KUALA LUMPUR, April 29 ― The Election Commission (EC) needs to resolve some legal and technical issues including updating its software systems before it can lower the voting age from 21 to 18, Datuk Seri Takiyuddin Hassan said today.
In a statement today, the minister in the Prime Minister’s Department handling the law and Parliament portfolio said the EC would undertake this immediately and stress that the Perikatan Nasional (PN) government was committed to implementing the initiative dubbed Undi18.
“The government is very committed to lowering the voting age to 18 as per the amended provisions to Article 119 of the Federal Constitution, which was unanimously agreed in Parliament in a bipartisan manner in 2019. This has been discussed and confirmed in the Cabinet meeting on April 28, 2021 and will be worked on to be implemented soonest.
“Following the decision, the EC will take immediate steps to resolve a few more things relating to certain legal provisions as well as technical matters including updating the required software system.
“It is clear through these rulings made, showing how the government is committed to providing the opportunity to young people aged not less than 18 years-old, to become voters in the 15th general election, or in any by-elections and state elections. The government is also confident that the EC is always ready with various preparations to manage the electoral process in terms of logistics, human resources as well as adjustments in relation to Standard Operating Procedures (SOPs) in accordance with the new norms of election conduct, following the outbreak of Covid-19 in this country,” Takiyuddin added.
Last week, former finance minister Lim Guan Eng accused the PN government of intentionally delaying the Undi18 initiative to avoid facing 18- to 20-year-old voters disproportionately affected by unemployment in the country.
In 2019 and under the Pakatan Harapan (PH) administration then, MPs voted to amend Section 3(a) of the Federal Constitution’s Article 119(1)(a) to lower the voting age from 21 to 18, and Section 3(b) of the the Federal Constitution’s Article 119(4)(b) to allow for automatic voter registration to replace the current system where Malaysians have to apply to be registered as voters.
However, both these two constitutional amendments — Section 3(a) and 3(b) — have not come into force in Malaysia yet, as they will only come into operation on a date to be appointed by the Yang di-Pertuan Agong via a notification to the public through a government gazette.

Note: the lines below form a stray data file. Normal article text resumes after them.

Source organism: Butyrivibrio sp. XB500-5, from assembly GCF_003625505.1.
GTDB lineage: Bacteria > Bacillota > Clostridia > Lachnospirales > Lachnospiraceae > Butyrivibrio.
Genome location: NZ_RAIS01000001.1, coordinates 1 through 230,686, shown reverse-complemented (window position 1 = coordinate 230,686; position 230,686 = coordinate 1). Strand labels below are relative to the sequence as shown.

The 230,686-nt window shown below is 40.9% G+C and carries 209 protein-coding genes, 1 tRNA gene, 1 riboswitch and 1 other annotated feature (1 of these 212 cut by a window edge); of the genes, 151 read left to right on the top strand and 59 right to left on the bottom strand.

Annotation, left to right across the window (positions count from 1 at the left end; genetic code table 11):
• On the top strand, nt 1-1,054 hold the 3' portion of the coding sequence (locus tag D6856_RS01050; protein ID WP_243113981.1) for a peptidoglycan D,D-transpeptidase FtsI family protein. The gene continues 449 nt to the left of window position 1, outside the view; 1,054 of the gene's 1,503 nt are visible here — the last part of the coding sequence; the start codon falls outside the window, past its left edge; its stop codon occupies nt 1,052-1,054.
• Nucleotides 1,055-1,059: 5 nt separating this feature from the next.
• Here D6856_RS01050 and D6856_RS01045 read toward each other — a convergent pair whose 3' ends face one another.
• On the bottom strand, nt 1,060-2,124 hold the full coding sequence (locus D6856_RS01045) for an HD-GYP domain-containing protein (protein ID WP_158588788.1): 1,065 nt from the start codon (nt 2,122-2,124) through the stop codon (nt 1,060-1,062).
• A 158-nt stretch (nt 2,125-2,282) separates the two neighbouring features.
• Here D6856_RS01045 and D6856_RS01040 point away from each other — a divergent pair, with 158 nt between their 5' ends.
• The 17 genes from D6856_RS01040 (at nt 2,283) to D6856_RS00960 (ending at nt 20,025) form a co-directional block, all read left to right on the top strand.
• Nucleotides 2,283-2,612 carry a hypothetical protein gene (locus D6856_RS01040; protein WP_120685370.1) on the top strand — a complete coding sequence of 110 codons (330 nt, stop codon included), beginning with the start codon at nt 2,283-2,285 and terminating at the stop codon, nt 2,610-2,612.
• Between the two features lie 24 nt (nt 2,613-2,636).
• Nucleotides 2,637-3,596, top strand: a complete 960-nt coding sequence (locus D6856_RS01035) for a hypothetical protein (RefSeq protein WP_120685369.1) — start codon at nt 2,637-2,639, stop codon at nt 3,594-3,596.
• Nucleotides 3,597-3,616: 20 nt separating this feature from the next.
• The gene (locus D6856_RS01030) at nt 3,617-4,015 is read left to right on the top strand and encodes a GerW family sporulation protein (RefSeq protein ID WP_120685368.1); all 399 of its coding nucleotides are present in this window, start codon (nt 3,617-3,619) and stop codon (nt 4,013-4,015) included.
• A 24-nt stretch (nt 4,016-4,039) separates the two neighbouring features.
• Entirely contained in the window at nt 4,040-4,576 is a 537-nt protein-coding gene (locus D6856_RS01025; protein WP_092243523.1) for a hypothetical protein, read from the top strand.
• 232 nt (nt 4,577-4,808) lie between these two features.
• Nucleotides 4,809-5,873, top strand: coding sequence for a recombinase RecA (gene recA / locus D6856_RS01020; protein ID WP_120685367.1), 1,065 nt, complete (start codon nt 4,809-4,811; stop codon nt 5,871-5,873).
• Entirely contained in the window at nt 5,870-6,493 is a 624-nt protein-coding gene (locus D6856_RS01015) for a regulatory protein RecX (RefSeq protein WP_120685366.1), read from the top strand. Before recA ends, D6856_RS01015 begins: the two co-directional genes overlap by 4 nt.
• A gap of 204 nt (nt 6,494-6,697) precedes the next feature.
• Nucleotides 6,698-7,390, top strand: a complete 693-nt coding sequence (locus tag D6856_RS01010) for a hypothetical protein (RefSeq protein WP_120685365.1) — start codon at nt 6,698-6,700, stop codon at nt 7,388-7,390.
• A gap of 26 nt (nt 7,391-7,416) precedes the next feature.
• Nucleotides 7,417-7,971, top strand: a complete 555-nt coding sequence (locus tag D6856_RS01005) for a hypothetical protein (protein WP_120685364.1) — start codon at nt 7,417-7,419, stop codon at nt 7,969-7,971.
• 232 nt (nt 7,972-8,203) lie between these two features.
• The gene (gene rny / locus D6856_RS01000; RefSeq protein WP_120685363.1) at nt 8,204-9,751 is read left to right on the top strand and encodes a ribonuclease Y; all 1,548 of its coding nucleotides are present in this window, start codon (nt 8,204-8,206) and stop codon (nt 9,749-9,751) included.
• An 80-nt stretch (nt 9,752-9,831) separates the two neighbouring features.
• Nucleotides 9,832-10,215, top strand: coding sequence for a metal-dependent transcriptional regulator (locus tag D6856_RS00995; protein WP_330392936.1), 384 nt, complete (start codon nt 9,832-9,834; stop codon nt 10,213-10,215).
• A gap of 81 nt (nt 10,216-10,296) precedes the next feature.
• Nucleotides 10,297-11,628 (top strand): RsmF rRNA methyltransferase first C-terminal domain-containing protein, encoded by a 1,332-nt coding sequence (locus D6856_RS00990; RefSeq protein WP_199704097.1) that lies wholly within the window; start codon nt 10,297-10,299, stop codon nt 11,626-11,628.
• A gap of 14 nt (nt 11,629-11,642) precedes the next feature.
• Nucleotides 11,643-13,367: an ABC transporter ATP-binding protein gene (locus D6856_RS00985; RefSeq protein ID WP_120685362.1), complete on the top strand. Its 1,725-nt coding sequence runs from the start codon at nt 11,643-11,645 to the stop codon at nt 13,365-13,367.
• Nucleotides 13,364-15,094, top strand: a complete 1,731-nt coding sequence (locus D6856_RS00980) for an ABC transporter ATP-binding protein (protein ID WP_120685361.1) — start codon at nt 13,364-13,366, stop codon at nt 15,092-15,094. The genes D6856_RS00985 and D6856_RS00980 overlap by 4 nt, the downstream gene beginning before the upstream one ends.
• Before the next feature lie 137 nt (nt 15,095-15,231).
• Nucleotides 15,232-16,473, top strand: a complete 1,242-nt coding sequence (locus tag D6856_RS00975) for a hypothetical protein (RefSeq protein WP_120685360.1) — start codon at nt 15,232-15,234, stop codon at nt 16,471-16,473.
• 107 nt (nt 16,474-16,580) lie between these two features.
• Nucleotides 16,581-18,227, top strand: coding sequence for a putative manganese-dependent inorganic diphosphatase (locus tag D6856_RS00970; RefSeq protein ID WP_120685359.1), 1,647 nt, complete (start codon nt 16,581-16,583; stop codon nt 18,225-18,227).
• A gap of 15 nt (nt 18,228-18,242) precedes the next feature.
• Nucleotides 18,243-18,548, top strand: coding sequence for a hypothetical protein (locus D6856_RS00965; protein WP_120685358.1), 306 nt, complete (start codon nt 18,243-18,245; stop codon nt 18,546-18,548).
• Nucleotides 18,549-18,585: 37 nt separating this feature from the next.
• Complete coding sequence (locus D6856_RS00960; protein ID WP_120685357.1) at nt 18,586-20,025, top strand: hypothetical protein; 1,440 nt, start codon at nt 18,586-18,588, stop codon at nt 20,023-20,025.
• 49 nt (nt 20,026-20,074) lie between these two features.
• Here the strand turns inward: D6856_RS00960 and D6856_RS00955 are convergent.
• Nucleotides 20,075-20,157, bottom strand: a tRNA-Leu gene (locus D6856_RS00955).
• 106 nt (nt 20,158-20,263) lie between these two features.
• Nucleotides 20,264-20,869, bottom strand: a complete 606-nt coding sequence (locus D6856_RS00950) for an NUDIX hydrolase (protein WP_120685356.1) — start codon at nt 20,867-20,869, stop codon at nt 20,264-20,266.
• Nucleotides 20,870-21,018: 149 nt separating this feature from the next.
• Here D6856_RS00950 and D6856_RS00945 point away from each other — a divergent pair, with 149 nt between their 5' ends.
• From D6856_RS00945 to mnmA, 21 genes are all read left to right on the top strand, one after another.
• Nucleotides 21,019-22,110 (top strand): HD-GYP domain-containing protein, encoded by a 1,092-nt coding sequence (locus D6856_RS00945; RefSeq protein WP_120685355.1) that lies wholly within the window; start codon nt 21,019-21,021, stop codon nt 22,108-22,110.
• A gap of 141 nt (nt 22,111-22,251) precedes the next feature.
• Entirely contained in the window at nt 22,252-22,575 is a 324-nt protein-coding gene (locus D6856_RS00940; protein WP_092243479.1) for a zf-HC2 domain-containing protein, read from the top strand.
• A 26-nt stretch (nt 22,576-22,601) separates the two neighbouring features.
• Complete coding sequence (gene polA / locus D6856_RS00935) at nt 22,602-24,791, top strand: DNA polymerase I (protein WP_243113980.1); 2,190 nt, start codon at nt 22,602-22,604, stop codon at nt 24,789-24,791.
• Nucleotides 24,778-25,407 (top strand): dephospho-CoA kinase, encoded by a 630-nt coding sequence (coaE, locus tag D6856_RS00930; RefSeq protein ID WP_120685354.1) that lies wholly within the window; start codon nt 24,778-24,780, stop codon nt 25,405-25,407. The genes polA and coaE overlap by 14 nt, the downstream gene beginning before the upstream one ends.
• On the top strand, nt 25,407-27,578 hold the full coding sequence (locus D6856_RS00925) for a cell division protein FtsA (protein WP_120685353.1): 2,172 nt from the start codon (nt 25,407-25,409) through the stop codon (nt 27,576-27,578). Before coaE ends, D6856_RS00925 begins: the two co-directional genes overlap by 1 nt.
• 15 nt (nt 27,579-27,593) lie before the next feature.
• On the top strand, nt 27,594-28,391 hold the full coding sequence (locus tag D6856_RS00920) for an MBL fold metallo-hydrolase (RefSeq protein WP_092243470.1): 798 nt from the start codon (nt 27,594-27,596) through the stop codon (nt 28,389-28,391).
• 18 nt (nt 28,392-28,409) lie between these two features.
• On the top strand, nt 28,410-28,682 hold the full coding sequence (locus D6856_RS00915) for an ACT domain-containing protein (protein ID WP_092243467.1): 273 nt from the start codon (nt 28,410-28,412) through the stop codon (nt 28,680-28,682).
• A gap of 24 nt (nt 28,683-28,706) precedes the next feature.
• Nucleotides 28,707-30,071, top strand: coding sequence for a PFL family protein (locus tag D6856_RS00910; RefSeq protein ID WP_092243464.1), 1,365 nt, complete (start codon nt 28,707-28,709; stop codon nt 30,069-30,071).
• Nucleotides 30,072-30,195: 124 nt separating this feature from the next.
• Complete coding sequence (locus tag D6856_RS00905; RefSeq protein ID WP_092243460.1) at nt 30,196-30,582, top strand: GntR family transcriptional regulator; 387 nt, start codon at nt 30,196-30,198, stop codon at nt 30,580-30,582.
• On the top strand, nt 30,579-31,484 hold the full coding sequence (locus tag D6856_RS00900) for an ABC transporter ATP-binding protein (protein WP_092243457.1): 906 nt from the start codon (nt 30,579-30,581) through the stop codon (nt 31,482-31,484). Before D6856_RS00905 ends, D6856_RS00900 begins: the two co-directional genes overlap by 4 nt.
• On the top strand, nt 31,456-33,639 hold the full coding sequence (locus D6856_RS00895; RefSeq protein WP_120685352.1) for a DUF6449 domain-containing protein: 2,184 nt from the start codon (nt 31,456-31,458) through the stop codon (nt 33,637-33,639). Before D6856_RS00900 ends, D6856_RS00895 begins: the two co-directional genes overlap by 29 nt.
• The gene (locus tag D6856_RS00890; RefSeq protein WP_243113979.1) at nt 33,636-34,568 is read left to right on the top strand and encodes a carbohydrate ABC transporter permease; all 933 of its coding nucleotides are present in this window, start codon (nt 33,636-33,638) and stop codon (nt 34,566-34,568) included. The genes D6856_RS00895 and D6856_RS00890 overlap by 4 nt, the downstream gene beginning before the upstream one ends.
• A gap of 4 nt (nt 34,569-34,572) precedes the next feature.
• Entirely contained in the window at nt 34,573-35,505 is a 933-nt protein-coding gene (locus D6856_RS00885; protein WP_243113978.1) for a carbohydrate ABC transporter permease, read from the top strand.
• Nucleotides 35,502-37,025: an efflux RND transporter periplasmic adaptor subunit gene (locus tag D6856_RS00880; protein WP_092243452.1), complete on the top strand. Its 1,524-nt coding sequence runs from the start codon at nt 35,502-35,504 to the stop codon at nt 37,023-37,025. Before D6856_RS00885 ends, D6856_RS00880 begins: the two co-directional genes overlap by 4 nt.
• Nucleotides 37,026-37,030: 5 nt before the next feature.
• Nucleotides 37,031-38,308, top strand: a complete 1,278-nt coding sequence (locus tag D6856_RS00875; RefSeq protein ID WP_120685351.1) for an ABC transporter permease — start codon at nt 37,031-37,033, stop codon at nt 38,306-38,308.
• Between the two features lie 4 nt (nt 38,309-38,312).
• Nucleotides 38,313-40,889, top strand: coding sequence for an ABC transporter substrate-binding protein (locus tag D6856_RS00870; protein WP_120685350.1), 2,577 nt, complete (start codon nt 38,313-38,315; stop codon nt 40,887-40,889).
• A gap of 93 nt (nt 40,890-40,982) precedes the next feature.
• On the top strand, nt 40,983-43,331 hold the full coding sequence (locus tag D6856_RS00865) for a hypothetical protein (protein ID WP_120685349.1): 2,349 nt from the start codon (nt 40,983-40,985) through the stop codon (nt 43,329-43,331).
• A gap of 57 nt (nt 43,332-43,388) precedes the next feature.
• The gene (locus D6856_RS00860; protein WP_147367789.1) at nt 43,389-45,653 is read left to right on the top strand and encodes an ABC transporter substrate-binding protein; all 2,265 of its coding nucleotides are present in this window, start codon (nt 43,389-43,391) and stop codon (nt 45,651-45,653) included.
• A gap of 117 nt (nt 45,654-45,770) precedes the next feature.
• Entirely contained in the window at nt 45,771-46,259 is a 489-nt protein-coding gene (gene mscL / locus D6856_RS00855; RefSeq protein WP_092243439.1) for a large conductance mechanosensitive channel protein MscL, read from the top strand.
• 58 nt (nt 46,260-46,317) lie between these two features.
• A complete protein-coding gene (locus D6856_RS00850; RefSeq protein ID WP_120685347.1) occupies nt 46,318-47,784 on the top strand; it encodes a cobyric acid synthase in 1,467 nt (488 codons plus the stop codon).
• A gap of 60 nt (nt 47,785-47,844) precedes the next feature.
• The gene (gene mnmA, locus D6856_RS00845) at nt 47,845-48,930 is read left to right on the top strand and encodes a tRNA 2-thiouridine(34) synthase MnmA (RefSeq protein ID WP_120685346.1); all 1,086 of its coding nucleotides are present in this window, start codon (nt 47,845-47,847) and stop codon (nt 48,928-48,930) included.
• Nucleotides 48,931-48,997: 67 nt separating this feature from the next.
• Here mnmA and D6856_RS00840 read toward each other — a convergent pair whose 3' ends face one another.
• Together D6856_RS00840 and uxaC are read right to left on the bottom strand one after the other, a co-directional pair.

While the EC and the Malaysian government has repeatedly said before that the implementation of the lowering of the voting age to 18 and the automatic voter registration was expected to be done by July 2021, the EC had on March 25 said that both matters could only be implemented after September 1, 2022.
This then led to the filing of the court challenge by 18 youths.
On April 2, the 18 youths — who are of various ethnic backgrounds and come from several states including Johor, Sarawak and Kelantan — filed their lawsuit via a judicial review application at the High Court in Kuala Lumpur.
In the lawsuit filed by the 18 youths, they are seeking for 14 court declarations and orders, including a certiorari order to quash the prime minister and Malaysian government’s entire decision of not enforcing Section 3(a) — the constitutional amendment to lower the voting age from 21 to 18 — immediately or on or before July 2021.
They are also seeking a mandamus order from the courts to order the prime minister and the Malaysian government to enforce Section 3(a) — the constitutional amendment of lowering the voting age to 18 — within a reasonable period of time and on or before July 2021.
The court declarations that the 18 youths are seeking include declarations that the decision by the prime minister and the Malaysian government to bind the enforcement of the lowering of voting age to 18 and automatic voter registration together is unreasonable, wrong in law, and disproportionate.
In the same lawsuit, the 18 youths also want the courts to declare that they have a legitimate expectation that Section 3(a) — the constitutional amendment which lowers the voting age to 18 — will come into force on or before July 2021, and a declaration that the delay in implementation of Section 3(a) is a form of voter suppression on those aged 18 to 20 years old.